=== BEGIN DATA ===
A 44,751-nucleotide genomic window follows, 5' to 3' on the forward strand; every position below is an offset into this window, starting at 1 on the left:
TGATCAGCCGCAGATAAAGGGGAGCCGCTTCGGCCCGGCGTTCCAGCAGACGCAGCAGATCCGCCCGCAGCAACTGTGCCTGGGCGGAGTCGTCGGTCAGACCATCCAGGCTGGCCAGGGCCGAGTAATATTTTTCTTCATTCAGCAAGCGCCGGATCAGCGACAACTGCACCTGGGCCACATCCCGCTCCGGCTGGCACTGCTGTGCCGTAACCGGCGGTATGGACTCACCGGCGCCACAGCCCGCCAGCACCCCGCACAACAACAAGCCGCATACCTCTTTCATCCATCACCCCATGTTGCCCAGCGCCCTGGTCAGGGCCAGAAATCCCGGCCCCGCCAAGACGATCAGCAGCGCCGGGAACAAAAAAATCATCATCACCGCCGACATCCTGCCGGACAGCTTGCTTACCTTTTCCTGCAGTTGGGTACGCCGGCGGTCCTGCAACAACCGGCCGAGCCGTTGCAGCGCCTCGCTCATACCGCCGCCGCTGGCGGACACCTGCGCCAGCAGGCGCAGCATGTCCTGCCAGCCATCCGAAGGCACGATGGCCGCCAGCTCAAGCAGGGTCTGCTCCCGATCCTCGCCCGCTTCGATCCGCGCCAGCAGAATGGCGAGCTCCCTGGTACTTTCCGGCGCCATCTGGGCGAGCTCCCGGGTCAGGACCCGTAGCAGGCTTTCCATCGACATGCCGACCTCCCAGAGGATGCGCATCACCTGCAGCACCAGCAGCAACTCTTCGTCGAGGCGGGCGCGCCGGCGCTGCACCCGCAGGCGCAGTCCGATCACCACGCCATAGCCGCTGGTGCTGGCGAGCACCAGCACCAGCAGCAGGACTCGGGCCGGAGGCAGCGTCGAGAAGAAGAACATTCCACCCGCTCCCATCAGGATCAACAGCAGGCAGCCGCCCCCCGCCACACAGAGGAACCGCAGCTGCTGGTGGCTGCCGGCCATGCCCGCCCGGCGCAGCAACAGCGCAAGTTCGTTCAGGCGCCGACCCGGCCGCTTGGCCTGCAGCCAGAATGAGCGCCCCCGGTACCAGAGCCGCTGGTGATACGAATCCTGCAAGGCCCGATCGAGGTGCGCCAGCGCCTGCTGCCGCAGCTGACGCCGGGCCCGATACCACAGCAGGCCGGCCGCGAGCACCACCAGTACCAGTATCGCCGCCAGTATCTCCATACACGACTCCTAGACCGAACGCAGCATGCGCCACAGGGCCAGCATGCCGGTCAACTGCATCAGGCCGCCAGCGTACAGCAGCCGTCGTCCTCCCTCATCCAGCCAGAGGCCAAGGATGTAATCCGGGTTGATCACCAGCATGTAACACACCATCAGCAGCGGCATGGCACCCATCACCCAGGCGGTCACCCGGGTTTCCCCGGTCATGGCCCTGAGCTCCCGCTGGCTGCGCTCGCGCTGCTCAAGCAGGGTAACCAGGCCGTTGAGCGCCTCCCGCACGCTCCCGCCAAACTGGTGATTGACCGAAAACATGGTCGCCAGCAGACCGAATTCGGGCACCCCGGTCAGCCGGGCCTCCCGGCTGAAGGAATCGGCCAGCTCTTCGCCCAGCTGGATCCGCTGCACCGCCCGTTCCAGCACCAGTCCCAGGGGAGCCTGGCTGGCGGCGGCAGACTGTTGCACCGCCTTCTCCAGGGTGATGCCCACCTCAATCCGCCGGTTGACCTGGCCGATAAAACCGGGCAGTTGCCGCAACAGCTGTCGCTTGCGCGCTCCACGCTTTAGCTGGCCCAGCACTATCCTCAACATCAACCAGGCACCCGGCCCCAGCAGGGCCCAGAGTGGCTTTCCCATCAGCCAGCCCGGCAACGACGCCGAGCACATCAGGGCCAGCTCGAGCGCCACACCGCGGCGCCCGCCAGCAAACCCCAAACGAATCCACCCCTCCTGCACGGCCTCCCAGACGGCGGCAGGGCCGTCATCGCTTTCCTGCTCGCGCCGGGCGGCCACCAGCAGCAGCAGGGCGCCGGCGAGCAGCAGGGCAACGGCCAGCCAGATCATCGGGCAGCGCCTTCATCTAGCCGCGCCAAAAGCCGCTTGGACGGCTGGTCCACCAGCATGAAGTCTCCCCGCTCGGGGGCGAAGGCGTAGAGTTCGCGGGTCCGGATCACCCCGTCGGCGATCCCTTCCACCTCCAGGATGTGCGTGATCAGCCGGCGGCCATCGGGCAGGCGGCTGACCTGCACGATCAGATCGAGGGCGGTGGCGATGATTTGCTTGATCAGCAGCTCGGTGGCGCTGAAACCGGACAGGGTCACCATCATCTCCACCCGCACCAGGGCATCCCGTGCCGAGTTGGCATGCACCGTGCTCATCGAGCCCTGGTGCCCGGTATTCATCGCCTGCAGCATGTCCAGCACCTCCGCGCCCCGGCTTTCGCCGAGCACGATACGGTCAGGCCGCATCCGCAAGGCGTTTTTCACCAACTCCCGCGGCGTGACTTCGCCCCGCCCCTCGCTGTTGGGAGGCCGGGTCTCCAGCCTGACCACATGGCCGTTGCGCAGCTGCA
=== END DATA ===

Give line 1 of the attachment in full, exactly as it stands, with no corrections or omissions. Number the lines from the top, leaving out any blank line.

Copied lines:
A 44,751-nucleotide genomic window follows, 5' to 3' on the forward strand; every position below is an offset into this window, starting at 1 on the left: